Barack Obama accepted the Democratic nomination for president on Thursday night with a hard-hitting address at a 75,000-seat stadium that blended flashes of the Illinois Senator’s soaring rhetoric with a litany of policy proposals intended to ease the lives of a struggling middle class.
By Josh Chaffin in New York and Edward Luce, Andrew Ward and Stephanie Kirchgaessner in Denver
Mr Obama, the first African-American to win a major party nomination for president, said the country was at a crossroads after eight years of Republican rule, and challenged voters to raise their expectations: “America, we are better than these last eight years. We are a better country than this.”
At the same time, he sharpened his attacks against Republican Senator John McCain, questioning his judgment and linking him to an unpopular president, George W. Bush. In spite of his maverick reputation, McCain had voted with President Bush 90 per cent of the time, Mr Obama said.
“Senator McCain likes to talk about judgment,” Mr Obama said. “But really, what does it say about your judgment when you think George Bush was right more than 90 per cent of the time? I don’t know about you but I’m not ready to take a 10 per cent chance on change.”
In a thinly veiled reference to Mr McCain’s reputed short temper, Mr Obama said: ”if John McCain wants a debate about who has the judgment and the temperament to be commander-in-chief then that’s a debate I’m willing to have.” And, in what was one of his most popular new lines of the evening – to judge by the audience’s reaction – he added: “John McCain likes to say he will follow Osama Bin Laden to the gates of hell but he won’t even follow him to the cave where he lives.”
Mr Obama’s speech marked the culmination of a four-day convention in which Democrats appeared to heal the divisions of a bitter, 18-month primary campaign in which he defied expectations to defeat New York Senator Hillary Clinton.
Mr Obama spoke under clear skies – in spite of prayers for rain by some evangelical Christians opponents – and amid signs that the convention had yielded a bounce in the polls. The Gallup daily tracking poll – one of the most closely watched measures of the presidential race – on Thursday showed Mr Obama leading Mr McCain by 48 per cent to 42 per cent, having started the week level.
Soon after he took the podium, Mr Obama paid tribute to the Clintons, who set the stage by laying aside personal disappointments to deliver forceful endorsements on the previous two nights of the convention.
Mr Obama then turned his attention to the economic anxieties of middle class America.
“Tonight, more Americans are out of work and more are working harder for less. More of you have lost your homes and more are watching your home values plummet. More of you have cars you can’t afford to drive, credit card bills you can’t afford to pay and tuition that is beyond your reach,” he said.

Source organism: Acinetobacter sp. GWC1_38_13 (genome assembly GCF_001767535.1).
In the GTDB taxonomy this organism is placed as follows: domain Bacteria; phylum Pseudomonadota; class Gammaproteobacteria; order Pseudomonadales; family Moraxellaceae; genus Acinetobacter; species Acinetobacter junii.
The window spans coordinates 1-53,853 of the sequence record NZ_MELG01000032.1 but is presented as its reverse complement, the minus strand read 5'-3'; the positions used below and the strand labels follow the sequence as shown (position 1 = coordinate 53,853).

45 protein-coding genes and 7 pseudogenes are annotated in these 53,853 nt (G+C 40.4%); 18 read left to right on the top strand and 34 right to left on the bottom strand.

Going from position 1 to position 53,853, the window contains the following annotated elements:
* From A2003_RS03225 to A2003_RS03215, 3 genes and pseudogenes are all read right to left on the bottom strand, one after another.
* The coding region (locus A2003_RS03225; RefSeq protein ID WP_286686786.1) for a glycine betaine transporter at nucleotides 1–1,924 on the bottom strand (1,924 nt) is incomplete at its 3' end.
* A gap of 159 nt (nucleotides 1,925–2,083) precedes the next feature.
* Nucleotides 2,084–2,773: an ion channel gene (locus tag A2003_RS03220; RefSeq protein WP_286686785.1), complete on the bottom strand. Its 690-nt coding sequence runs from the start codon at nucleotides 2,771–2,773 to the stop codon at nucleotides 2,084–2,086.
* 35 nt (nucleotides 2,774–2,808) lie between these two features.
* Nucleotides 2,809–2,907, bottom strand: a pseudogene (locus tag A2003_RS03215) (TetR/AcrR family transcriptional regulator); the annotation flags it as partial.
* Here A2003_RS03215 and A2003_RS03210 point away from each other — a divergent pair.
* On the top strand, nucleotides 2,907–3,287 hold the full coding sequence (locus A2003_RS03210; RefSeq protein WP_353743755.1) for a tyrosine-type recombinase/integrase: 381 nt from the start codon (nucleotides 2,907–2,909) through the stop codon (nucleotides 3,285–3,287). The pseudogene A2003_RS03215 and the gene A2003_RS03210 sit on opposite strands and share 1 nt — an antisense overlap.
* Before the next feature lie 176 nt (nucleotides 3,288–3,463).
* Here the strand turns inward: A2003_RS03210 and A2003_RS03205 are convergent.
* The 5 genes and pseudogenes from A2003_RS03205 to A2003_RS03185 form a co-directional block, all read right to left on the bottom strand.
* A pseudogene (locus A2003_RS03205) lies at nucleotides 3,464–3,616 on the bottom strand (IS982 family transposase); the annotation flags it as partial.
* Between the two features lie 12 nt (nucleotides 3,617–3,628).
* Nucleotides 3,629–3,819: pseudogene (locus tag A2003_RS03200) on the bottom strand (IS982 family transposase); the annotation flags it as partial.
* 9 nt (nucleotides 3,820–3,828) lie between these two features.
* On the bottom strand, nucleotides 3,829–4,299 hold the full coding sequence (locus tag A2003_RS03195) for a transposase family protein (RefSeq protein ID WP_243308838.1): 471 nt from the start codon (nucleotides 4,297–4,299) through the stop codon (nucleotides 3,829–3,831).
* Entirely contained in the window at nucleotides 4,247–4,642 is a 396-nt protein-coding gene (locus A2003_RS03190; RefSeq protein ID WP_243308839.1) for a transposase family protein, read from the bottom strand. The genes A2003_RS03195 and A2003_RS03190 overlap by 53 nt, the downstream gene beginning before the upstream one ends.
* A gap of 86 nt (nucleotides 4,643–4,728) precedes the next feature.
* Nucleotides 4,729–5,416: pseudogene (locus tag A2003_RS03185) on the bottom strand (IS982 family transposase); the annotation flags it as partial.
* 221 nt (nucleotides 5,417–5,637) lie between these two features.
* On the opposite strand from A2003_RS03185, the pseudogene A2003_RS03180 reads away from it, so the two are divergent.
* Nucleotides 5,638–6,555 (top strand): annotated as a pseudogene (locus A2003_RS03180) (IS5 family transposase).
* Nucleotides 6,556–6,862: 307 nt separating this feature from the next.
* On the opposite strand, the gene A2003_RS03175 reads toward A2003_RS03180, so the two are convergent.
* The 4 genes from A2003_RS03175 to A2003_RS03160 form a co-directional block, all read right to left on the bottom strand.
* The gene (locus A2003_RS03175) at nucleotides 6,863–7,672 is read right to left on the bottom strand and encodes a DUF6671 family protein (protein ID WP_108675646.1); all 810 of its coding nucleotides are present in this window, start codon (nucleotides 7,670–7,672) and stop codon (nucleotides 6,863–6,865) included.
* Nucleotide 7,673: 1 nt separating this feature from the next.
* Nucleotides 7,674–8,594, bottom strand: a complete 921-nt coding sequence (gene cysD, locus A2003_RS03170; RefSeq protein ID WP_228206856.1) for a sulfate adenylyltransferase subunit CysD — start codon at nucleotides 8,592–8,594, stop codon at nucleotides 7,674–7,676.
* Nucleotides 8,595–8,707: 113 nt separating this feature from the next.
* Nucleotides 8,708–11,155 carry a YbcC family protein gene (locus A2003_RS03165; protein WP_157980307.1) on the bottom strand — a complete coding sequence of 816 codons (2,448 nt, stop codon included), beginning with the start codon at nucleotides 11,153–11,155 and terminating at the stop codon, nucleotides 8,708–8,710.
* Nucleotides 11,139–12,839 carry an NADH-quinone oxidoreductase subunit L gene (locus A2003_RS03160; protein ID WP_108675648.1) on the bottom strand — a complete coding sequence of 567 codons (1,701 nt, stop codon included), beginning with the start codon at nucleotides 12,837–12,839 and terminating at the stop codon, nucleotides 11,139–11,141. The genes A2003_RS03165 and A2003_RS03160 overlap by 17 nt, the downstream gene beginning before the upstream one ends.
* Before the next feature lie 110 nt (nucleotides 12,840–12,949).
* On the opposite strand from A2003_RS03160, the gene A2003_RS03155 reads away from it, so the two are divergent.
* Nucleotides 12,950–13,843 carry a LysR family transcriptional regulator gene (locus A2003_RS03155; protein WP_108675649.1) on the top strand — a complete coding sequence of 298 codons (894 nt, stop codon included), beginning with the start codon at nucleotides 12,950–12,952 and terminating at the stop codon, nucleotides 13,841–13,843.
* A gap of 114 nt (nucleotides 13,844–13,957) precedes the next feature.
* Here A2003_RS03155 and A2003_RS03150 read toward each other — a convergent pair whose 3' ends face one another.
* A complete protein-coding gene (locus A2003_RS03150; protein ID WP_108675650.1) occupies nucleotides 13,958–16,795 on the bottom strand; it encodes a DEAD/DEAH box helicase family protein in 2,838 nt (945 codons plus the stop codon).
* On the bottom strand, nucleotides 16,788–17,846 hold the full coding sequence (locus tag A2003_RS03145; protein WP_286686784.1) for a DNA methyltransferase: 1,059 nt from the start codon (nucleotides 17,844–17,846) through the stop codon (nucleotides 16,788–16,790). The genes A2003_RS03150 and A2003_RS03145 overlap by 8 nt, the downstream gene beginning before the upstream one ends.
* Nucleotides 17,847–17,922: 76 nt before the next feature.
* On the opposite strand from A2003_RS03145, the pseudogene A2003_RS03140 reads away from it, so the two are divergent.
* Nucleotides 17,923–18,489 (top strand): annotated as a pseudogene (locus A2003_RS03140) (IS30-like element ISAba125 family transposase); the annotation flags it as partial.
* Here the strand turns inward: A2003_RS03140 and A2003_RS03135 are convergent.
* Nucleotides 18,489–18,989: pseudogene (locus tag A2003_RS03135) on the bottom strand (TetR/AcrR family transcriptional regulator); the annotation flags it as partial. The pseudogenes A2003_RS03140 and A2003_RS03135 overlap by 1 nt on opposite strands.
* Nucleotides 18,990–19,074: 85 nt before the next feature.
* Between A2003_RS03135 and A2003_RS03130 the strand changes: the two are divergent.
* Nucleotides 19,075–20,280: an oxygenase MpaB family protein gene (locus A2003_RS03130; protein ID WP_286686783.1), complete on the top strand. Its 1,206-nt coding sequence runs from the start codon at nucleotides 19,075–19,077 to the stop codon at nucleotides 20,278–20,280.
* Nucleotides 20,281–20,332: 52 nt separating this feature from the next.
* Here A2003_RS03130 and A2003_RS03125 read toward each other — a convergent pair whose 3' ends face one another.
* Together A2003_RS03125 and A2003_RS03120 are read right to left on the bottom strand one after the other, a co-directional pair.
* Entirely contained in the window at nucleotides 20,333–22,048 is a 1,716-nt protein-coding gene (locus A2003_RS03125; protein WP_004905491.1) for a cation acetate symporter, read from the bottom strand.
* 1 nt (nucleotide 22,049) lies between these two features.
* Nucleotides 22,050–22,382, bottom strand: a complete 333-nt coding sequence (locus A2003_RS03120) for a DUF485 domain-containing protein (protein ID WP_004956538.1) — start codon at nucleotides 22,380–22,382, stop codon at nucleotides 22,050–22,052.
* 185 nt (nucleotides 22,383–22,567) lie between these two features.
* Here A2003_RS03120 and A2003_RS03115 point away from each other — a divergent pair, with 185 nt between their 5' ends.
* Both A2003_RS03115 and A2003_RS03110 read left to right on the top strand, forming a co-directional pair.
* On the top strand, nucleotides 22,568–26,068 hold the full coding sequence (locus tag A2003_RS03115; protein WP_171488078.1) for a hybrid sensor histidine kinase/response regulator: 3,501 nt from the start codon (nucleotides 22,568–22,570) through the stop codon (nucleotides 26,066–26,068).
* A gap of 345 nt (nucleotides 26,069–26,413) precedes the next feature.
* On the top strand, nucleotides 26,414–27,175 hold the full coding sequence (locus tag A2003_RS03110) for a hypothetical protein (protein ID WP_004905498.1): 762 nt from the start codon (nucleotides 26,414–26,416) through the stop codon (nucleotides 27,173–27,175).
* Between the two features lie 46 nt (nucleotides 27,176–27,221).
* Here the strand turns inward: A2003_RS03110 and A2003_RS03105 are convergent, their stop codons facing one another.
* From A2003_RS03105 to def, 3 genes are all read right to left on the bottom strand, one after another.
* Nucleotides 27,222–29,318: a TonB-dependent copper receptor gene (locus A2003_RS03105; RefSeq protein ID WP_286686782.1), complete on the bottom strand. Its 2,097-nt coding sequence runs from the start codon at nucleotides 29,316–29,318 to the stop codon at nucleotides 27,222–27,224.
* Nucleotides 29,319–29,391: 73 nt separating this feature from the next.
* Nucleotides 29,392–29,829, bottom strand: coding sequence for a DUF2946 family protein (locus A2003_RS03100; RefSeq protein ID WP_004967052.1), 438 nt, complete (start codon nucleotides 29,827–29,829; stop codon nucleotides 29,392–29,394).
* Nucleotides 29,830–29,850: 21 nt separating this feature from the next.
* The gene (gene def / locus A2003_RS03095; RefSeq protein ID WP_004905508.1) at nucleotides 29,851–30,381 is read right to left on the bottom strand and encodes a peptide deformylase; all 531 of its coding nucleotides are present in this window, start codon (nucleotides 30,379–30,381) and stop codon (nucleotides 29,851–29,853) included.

“These challenges are not all of government’s making,” he said. “But the failure to respond is a direct result of a broken politics in Washington and the failed presidency of George W. Bush.”
Trying to acquaint himself with skeptical, working class voters and women, Mr Obama recounted his humble upbringing, and the grandmother who rose from the secretarial pool “despite years of being passed over for promotions because she was a woman” and the single mother who scraped by to send him to the best schools in the country.
Yet Mr Obama moved beyond these images to tell voters, in his words, “exactly what that change would mean if I am President.”
He promised to cut taxes for 95 per cent of working American families and eliminate capital gains taxes for small businesses and start-ups.
In perhaps his most ambitious proposal, Mr Obama pledged to end America’s dependence on Middle East oil within 10 years, and to invest $150bn in alternative energy.
“Washington’s been talking about our oil addiction for the last thirty years, and John McCain has been there for twenty-six of them. In that time, he’s said no to higher fuel-efficiency standards for cars, no to investments in renewable energy, no to renewable fuels. And today, we import triple the amount of oil as the day that Senator McCain took office,” he said.
Mr Obama also used his address to try to head off another line of Republican attack: That his unusual background somehow made him less American than the former Vietnam war hero he is running against.
“Let us agree that patriotism has no party,” Mr Obama declared. “I love this country, and so do you, and so does John McCain. The men and women who serve in our battlefields may be Democrats and Republicans and Independents, but they have fought together and bled together and some died together under the same proud flag… So I’ve got news for you, John McCain: We all put our country first.”
Mr McCain planned to introduce his vice-presidential choice at a noon rally on Friday in Ohio to try to divert attention from Mr Obama’s convention speech.
Even as speculation mounted that Mr McCain was seeking to stamp out the Obama campaign’s post-convention momentum by immediately announcing his own vice presidential pick, the presumptive Republican nominee released an advertisement congratulating the Illinois senator on his nomination.
”How perfect that your nomination would come on this historic day,” the ad said. ”Tomorrow, we’ll be back at it. But tonight, Senator, job well done.”
Mr McCain hoped to refocus attention on the Republicans ahead of their convention, which starts in Minneapolis on Monday.
The Financial Times